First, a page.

The following day, after getting my high-end shopping craving satisfied, it was time to see some of BA. A walk around San Telmo (think Soho before it got super popular) produced gritty street art dotted with cool cafés. Craving a café con leche, a stop at Café Lumio got me properly caffeinated before popping across the street to the San Telmo Market. Located on Calle Defensa, stalls of vintage clothing, jewelry, art, and china packed the square block structure. Vintage finds were abundant but this is not a market for the faint of heart – digging through a lot of junk is mandatory in order to find the gems. Getting peckish, I wandered out one of the side entrances onto Calle Carlos Calvo and in an outside facing stall a small line was forming for choripan, an Argentine version of a street vendor hodog… but a million times better. I hopped in line and got myself a delicious smoky grilled sausage split in half and smothered in chimichurri and sandwiched on a fresh roll. At 20 pesos (approximately $2), it was one of the best lunches I had during my trip. After lunch it was off to Recoleta, a neighborhood north of San Telmo known mainly for the Cementerio de la Recoleta. The Cementerio, more a museum of memorials that a solemn graveyard, is a wonderful place to pay quiet homage to Argentinian culture and dedication to family and history. Many famous Argentinians have plots there, but perhaps the most visited is that of Eva Duarte de Perón or “Evita.”
The next day, after morning coffee on my apartment’s brightly colored terrace – a perfect example of BA’s cross cultural roots that are both Latin and European in nature - it was off for another day of wandering and shopping. A quick trip north again to Recoleta for some vintage shopping at on of the best shops in town, Juan Perez, did not disappoint. But, all that spending works up a huge appetite. Thank goodness for long summer lunches. Back in San Telmo, Bar El Federal is a classic. One of the older bars in the neighborhood, the wood paneling and tile floor are the perfect ambiance for wine, picadas and people watching. Feeling full and flushed, a long walk took me past BA’s Teatro Colón, the massive opera house that cattycorners the Obelisco de Buenos Aires, a memorial for the 400th anniversary of the founding of BA and is the heart of the microcentro and a symbol of pride for porteños.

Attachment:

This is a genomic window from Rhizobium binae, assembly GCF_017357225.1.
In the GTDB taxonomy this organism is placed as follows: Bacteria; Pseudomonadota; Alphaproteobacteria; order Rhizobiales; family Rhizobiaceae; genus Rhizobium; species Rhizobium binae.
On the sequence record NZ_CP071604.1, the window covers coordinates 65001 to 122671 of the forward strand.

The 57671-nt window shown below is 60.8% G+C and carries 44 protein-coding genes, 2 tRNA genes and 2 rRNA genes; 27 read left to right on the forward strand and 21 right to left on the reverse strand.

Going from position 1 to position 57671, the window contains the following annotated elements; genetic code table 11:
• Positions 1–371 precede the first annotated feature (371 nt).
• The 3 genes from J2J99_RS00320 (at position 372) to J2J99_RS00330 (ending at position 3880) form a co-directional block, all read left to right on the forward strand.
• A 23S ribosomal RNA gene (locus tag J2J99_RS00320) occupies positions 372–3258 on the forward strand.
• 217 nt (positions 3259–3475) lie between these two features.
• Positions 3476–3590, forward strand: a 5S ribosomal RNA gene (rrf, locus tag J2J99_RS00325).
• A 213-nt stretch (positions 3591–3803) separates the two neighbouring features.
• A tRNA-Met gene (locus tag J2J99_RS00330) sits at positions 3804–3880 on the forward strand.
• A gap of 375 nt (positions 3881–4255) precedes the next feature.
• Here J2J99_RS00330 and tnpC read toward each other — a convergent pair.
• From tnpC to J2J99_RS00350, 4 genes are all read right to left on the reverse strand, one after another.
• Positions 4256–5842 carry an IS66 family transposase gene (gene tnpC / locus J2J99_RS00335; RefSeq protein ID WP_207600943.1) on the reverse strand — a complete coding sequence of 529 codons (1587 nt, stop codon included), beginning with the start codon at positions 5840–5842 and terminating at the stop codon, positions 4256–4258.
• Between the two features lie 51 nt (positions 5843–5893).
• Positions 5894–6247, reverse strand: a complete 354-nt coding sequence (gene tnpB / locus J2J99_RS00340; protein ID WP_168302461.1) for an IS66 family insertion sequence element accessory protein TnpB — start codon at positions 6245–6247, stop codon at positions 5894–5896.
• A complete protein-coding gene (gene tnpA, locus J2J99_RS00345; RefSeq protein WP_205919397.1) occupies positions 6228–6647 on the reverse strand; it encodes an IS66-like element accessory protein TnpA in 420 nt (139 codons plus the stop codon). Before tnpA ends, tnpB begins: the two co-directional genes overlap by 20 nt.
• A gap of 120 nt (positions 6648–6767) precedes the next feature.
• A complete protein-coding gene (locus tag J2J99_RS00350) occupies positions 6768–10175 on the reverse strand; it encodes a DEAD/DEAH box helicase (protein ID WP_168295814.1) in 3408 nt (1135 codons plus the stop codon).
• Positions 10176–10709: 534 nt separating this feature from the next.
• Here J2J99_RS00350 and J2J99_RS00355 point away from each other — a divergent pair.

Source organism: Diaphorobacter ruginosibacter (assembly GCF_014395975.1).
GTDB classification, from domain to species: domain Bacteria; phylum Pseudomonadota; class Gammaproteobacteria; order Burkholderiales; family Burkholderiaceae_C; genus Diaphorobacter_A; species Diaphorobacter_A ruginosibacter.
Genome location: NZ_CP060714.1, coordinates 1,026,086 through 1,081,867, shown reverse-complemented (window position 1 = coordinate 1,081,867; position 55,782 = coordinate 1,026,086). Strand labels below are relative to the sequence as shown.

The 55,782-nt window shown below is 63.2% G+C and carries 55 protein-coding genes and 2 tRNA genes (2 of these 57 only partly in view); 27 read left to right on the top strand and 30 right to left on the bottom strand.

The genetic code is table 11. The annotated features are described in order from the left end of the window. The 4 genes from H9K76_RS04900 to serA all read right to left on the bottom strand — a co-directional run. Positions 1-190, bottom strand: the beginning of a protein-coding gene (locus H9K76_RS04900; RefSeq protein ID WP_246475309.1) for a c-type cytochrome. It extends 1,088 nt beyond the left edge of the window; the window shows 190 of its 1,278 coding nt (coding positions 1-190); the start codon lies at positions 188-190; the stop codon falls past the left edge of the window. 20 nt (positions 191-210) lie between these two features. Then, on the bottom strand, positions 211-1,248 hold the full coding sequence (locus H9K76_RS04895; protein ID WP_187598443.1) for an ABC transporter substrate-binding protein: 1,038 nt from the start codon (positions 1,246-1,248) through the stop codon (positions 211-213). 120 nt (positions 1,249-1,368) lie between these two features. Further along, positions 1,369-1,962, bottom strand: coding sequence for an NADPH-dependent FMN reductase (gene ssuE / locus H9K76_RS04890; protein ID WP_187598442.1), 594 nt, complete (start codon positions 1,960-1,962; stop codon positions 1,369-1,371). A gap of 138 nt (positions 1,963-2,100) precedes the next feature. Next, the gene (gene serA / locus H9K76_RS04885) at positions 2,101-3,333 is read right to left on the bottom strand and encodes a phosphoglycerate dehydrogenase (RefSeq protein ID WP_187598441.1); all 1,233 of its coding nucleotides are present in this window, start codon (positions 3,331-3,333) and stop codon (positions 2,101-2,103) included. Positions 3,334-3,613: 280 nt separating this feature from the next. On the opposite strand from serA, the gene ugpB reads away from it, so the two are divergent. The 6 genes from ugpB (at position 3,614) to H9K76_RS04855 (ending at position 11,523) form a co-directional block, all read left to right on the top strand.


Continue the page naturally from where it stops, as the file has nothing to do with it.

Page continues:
Finally, Sundays in BA are like Sundays anywhere else – slow. Nothing really starts until about 10 or 11 but once up and moving there is a lot to do. The Feria de San Telmo (not to be mistaken for the San Telmo Market located up the street) is an outdoor market on Sundays in the Plaza Dorrego and contains vintage treasures of all kinds. Just watch your jewelry and wallets – the place is packed and San Telmo is a bit of a fringe neighborhood. After that, any bar with a TV will be showing fútbol and it’s a great time to grab a bite, a beer and cheer with the locals. Later, Back at the Plaza Dorrego, an open milonga fills the square with avid tango dancers and novices alike. Jump in or just watch, with a small band serenading the crowd it’s a fantastic night regardless.
Next time you are itching for a grand adventure, BA has it all. Shopping, sites, great food, excellent wine, vibrant culture, and lovely people. Happy travels, loves!
Photo Credits: P.F. Albertson